Tension-compression asymmetry and size effects in nanocrystalline Ni nanowires

J Monk and D Farkas, PHILOSOPHICAL MAGAZINE, 87, 2233-2244 (2007).

DOI: 10.1080/14786430701361404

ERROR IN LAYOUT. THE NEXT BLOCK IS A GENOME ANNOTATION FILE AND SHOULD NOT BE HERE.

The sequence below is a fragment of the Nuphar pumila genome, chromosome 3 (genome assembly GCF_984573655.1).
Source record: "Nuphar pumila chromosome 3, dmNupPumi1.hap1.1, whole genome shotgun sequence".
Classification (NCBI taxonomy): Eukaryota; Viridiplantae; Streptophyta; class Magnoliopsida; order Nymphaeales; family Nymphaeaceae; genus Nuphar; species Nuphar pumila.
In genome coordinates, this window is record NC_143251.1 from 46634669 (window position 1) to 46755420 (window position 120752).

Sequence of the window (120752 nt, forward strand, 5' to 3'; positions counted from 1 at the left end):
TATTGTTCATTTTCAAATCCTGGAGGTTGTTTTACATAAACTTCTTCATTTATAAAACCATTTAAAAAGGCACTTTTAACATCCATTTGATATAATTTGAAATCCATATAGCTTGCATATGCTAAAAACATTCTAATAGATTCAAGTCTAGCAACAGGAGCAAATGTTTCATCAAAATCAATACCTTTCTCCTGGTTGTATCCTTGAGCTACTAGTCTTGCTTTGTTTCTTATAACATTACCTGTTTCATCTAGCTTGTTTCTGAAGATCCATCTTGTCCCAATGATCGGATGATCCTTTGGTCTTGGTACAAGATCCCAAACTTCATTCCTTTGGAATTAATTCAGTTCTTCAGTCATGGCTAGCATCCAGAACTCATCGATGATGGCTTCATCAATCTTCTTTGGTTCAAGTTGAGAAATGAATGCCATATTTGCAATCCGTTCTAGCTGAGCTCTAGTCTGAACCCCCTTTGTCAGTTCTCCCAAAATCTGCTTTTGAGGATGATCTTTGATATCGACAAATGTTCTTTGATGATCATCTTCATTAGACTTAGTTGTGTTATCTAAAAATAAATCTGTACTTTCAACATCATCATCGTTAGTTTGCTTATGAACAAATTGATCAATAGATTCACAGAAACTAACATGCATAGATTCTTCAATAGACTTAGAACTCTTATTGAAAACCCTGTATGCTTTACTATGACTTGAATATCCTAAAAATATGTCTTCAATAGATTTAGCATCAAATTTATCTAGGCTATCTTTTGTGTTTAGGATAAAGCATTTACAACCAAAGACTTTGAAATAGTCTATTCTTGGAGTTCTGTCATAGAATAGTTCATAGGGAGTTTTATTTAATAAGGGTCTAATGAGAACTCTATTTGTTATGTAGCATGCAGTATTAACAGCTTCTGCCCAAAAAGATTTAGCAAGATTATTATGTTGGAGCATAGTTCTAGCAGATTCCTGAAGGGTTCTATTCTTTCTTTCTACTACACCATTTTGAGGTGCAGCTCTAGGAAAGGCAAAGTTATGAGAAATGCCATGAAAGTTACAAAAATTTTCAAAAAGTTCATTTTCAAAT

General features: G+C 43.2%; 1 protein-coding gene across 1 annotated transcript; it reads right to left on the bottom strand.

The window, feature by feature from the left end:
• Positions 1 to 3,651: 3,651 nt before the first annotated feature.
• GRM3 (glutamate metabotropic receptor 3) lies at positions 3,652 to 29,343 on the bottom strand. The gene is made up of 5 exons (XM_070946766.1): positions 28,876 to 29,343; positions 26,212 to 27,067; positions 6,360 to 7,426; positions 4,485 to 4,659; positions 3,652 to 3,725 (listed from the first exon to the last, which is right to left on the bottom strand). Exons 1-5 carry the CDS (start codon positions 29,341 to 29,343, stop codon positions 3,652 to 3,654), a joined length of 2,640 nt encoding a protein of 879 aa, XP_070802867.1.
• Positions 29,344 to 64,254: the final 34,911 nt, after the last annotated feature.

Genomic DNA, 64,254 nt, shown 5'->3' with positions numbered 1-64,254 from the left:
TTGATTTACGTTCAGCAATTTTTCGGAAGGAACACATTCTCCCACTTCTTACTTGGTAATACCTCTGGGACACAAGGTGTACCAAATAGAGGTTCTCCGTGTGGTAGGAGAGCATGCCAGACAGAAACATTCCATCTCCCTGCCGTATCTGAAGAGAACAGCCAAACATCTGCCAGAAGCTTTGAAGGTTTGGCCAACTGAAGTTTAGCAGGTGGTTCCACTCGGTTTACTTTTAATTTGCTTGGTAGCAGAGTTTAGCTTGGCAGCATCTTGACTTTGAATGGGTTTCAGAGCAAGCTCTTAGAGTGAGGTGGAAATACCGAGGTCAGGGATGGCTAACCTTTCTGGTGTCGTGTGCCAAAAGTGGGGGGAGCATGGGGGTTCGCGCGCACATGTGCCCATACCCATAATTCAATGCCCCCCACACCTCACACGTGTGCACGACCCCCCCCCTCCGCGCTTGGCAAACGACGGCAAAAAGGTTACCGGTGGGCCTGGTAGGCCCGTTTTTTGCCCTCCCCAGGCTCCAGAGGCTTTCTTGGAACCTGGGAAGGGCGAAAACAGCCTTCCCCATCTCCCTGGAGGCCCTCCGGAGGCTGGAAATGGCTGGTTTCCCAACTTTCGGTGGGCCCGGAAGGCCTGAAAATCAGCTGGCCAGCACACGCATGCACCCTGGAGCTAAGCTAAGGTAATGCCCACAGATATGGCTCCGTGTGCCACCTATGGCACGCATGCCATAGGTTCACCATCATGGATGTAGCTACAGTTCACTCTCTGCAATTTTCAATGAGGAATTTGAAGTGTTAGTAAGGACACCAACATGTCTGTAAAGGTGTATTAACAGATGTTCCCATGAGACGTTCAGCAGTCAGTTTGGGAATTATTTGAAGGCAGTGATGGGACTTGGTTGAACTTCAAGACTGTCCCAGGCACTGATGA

We investigate size effects in nanocrystalline nickel nanowires using molecular dynamics and an EAM potential. Both compressive and tensile deformation tests were performed for nanowires with radii ranging from 5 to 18 nm and a grain size of 10 nm. The wires contained up to four million atoms and were tested using a strain rate of 3.33 x 10(8) s(-1). The results are compared with similar tests for a periodic system, which models a bulk macroscopic sample size of the same nanocrystalline material. The importance of dislocation-mediated plasticity decreases as the wire diameter is decreased and is more relevant under compression than under tension. A significant tension-compression asymmetry was observed, which is strongly dependent on the wire size. For the bulk nanocrystalline samples and larger wire radii, the flow stresses are higher under compression than under tension. This effect decreases as the wire radius decreases and is reversed for the smallest wires tested. Our results can be explained by the interplay of nano-scale effects in the grain sizes and in the wire radii.

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